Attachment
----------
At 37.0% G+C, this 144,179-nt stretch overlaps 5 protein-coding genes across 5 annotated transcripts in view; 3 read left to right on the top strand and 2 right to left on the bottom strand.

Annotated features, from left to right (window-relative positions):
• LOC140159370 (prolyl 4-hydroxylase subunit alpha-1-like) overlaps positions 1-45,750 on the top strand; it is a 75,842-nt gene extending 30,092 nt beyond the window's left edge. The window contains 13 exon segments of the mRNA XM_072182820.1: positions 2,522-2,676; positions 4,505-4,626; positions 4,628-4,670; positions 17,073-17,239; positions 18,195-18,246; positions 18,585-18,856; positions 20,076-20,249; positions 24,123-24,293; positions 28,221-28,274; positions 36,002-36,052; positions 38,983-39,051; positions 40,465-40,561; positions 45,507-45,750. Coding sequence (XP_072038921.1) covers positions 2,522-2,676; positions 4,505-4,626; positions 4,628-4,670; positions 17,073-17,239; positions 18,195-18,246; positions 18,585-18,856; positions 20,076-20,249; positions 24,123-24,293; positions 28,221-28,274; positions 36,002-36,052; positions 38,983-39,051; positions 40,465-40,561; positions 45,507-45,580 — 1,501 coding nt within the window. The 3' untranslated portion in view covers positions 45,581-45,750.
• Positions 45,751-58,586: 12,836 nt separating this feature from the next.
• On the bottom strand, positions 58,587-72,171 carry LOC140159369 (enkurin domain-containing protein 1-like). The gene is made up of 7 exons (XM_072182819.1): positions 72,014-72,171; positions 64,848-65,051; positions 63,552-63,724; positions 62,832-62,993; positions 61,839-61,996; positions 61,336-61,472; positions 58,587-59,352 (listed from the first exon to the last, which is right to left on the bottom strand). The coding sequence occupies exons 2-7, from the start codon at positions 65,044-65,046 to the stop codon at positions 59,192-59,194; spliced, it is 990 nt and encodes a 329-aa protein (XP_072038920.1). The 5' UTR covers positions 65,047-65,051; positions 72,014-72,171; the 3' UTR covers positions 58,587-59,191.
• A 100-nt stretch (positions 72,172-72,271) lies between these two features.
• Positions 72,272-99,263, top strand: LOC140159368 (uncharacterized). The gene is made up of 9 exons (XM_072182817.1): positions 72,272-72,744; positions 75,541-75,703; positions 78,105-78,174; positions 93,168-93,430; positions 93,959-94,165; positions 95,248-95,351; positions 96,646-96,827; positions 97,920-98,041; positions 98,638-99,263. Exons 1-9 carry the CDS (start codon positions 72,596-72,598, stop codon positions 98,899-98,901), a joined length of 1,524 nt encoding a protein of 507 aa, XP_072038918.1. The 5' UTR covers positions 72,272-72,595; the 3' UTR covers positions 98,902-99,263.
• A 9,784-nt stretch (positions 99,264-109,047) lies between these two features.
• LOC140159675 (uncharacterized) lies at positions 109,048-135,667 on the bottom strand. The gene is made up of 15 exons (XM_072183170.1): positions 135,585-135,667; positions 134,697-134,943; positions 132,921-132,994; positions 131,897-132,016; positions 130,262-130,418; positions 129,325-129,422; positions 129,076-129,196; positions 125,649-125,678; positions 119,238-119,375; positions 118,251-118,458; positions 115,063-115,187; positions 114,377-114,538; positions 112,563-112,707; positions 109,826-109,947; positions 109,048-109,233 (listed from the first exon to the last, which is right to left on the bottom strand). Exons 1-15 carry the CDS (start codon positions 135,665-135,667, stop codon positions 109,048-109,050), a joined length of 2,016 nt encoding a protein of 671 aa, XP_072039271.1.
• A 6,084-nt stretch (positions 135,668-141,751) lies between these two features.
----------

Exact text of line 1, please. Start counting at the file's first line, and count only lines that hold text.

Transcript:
At 37.0% G+C, this 144,179-nt stretch overlaps 5 protein-coding genes across 5 annotated transcripts in view; 3 read left to right on the top strand and 2 right to left on the bottom strand.